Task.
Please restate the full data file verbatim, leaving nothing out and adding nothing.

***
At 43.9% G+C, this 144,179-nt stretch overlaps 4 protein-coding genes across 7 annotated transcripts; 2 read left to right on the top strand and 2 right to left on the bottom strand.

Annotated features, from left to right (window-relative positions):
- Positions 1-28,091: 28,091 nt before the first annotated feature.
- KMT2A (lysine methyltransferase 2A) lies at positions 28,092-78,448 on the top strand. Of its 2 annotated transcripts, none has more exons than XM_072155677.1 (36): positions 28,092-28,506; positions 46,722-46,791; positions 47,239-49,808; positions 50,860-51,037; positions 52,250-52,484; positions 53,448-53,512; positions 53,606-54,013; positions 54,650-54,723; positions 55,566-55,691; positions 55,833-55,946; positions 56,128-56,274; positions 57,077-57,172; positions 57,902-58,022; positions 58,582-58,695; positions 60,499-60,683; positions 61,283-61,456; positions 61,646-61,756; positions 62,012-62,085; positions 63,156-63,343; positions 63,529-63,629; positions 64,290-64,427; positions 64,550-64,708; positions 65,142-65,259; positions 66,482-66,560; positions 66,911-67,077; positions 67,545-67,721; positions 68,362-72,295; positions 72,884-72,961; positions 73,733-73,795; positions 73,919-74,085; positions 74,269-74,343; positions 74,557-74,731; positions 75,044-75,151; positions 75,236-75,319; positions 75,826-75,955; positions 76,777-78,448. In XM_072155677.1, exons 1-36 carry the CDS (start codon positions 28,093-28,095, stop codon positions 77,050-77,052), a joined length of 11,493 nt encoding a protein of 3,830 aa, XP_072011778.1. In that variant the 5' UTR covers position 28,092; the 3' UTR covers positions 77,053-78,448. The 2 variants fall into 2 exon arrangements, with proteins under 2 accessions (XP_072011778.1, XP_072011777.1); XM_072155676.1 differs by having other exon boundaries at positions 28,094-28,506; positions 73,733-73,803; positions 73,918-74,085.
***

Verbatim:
At 43.9% G+C, this 144,179-nt stretch overlaps 4 protein-coding genes across 7 annotated transcripts; 2 read left to right on the top strand and 2 right to left on the bottom strand.

Annotated features, from left to right (window-relative positions):
- Positions 1-28,091: 28,091 nt before the first annotated feature.
- KMT2A (lysine methyltransferase 2A) lies at positions 28,092-78,448 on the top strand. Of its 2 annotated transcripts, none has more exons than XM_072155677.1 (36): positions 28,092-28,506; positions 46,722-46,791; positions 47,239-49,808; positions 50,860-51,037; positions 52,250-52,484; positions 53,448-53,512; positions 53,606-54,013; positions 54,650-54,723; positions 55,566-55,691; positions 55,833-55,946; positions 56,128-56,274; positions 57,077-57,172; positions 57,902-58,022; positions 58,582-58,695; positions 60,499-60,683; positions 61,283-61,456; positions 61,646-61,756; positions 62,012-62,085; positions 63,156-63,343; positions 63,529-63,629; positions 64,290-64,427; positions 64,550-64,708; positions 65,142-65,259; positions 66,482-66,560; positions 66,911-67,077; positions 67,545-67,721; positions 68,362-72,295; positions 72,884-72,961; positions 73,733-73,795; positions 73,919-74,085; positions 74,269-74,343; positions 74,557-74,731; positions 75,044-75,151; positions 75,236-75,319; positions 75,826-75,955; positions 76,777-78,448. In XM_072155677.1, exons 1-36 carry the CDS (start codon positions 28,093-28,095, stop codon positions 77,050-77,052), a joined length of 11,493 nt encoding a protein of 3,830 aa, XP_072011778.1. In that variant the 5' UTR covers position 28,092; the 3' UTR covers positions 77,053-78,448. The 2 variants fall into 2 exon arrangements, with proteins under 2 accessions (XP_072011778.1, XP_072011777.1); XM_072155676.1 differs by having other exon boundaries at positions 28,094-28,506; positions 73,733-73,803; positions 73,918-74,085.